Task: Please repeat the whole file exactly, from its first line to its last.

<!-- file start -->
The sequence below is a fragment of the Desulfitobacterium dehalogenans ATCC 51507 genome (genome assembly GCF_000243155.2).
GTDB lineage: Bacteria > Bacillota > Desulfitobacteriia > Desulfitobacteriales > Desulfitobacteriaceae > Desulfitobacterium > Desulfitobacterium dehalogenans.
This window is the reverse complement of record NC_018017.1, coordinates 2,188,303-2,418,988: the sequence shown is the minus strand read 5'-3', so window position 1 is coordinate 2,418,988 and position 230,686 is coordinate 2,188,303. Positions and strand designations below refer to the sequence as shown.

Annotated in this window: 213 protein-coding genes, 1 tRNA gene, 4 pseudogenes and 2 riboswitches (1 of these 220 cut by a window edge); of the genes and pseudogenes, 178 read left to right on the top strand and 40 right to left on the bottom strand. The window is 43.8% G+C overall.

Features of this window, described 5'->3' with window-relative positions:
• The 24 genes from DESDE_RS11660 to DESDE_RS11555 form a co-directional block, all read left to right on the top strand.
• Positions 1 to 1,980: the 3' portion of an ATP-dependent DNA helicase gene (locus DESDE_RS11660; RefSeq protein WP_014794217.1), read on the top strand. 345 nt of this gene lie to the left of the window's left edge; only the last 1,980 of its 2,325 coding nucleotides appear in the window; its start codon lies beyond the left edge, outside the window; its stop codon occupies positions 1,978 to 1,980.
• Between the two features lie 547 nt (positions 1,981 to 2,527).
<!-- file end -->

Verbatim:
The sequence below is a fragment of the Desulfitobacterium dehalogenans ATCC 51507 genome (genome assembly GCF_000243155.2).
GTDB lineage: Bacteria > Bacillota > Desulfitobacteriia > Desulfitobacteriales > Desulfitobacteriaceae > Desulfitobacterium > Desulfitobacterium dehalogenans.
This window is the reverse complement of record NC_018017.1, coordinates 2,188,303-2,418,988: the sequence shown is the minus strand read 5'-3', so window position 1 is coordinate 2,418,988 and position 230,686 is coordinate 2,188,303. Positions and strand designations below refer to the sequence as shown.

Annotated in this window: 213 protein-coding genes, 1 tRNA gene, 4 pseudogenes and 2 riboswitches (1 of these 220 cut by a window edge); of the genes and pseudogenes, 178 read left to right on the top strand and 40 right to left on the bottom strand. The window is 43.8% G+C overall.

Features of this window, described 5'->3' with window-relative positions:
• The 24 genes from DESDE_RS11660 to DESDE_RS11555 form a co-directional block, all read left to right on the top strand.
• Positions 1 to 1,980: the 3' portion of an ATP-dependent DNA helicase gene (locus DESDE_RS11660; RefSeq protein WP_014794217.1), read on the top strand. 345 nt of this gene lie to the left of the window's left edge; only the last 1,980 of its 2,325 coding nucleotides appear in the window; its start codon lies beyond the left edge, outside the window; its stop codon occupies positions 1,978 to 1,980.
• Between the two features lie 547 nt (positions 1,981 to 2,527).